Still don’t panic, help is at hand. Fortunately, cases where an LEA has managed to force a legitimately home educated child into school are so rare most home educators cannot remember hearing of one. Nevertheless, occasionally an LEA will cause a family a lot of worry by threatening court action. If, after using all the resources available, you find yourself out of your depth and in legal difficulties, you will find expert help within the home educating community – as well as lots of support. The links here will help you contact the people to talk to for urgent, serious help.
Contact Ian Dowty – Home educator and solicitor.
Legal advice on FREd
You can access initial legal help from Education Otherwise even if you are not yet a member. Phone their helpline on 0870 7300074 for details of a local contact who can put you in touch with the legal team.
Contact Mike Fortune-Wood Owner of Home Education UK Website and experienced Home Education Advocate.
The following organisations may also be helpful.
What is an SAO anyway?
Find out here
In Scotland, Schoolhouse can offer information and support and can put you in touch with a specialist solicitor. Contact Schoolhouse here
Whoever you contact, it is vital to be totally straight with them about your case and to inform them of who else is involved in helping you. That way you can get the maximum benefit of the expertise available.
Finding Contacts and Support
There is no substitute for talking and listening to those with experience, and seeing the evidence for yourself. There are many ways of meeting other home educating families and our networks keep growing year after year. These links can help you get started on your own personal network of H.E. friends.
There are many more than linked to here, local lists, religious lists, and special interest lists. All can be reached through any of the mainstream lists – don’t be afraid to ask!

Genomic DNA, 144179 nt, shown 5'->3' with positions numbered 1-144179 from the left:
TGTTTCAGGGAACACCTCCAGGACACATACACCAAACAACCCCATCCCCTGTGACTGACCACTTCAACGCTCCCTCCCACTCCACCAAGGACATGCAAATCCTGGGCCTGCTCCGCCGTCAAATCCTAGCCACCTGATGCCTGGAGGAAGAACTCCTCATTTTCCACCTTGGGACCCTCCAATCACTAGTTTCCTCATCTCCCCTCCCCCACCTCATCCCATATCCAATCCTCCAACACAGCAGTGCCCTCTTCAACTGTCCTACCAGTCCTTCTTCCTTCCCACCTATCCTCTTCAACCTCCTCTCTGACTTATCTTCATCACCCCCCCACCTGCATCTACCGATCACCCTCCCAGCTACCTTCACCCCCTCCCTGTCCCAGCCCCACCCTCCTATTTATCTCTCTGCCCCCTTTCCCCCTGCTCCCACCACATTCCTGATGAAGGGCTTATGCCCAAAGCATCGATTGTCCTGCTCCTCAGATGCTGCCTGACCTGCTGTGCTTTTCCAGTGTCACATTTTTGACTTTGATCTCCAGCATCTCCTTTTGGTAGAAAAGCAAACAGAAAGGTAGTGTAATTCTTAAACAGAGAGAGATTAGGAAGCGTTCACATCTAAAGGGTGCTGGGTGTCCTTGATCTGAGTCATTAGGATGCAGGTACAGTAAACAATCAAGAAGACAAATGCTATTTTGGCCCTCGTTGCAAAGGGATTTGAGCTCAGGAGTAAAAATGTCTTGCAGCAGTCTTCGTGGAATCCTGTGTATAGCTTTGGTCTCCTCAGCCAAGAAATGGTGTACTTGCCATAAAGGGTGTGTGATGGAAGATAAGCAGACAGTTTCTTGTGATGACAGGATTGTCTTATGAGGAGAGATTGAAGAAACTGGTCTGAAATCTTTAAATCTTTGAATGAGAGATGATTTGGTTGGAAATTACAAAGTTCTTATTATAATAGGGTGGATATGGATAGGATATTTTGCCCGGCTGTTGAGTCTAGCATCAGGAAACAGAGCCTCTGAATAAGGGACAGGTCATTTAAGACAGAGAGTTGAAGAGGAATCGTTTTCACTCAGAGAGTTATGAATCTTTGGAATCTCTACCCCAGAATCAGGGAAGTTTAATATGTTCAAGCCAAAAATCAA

There may be dozens of home educators in your area or there may be very few. Don’t forget we are growing in number all the time and the situation may change anytime – maybe with your influence! As well as checking these links, mentioning whereabouts you are in an introduction to a mailing list often gets a response.
Organisations If you have regular Internet access and quickly find all the support and contacts you need, it may not be worth your while joining a national organisation. On the other hand, joining can offer a contact list and a monthly magazine, which you may find useful. Many home educators join at first and get a feel for the organisation. That way you can decide for yourself whether you wish to continue to support the work of the organisation and whether membership has benefits for your family.
Camps and Festivals
Many home education camps run throughout the summer starting with the mighty HESFES in May. This presents an ideal opportunity to meet face to face as many home educators as you could wish for. Once you’ve been to HESFES it’s hard to imagine you are home educating alone ever again. For full enjoyment, join one of the mailing lists above and take part in the pre-HESFES banter.
Other camps listed here
Education Otherwise, Muddlepuddle and many other groups hold camps during the summer. See their websites and look out on the mailing lists for details.
There is so much to read about theories and methods of home educating, it’s hard to know where to start and easy to feel paralysed by it all. It can also be tempting to stick with what you know and avoid opening up to new thinking. Having your children around all day can be enough of a shock for some people! The links in this section are intended as a starting block for an investigation of all the research, theory, method and controversy of the H.E. world. It is by reading and thinking widely that we all continue to grow and learn alongside our children.
Books and Book Lists
If you have found this article useful, please feel free to pass it on. This article is not copyrighted and may be distributed, linked to and posted freely. Good luck on your journey into Home Education, keep this article to help you through whatever situation comes your way.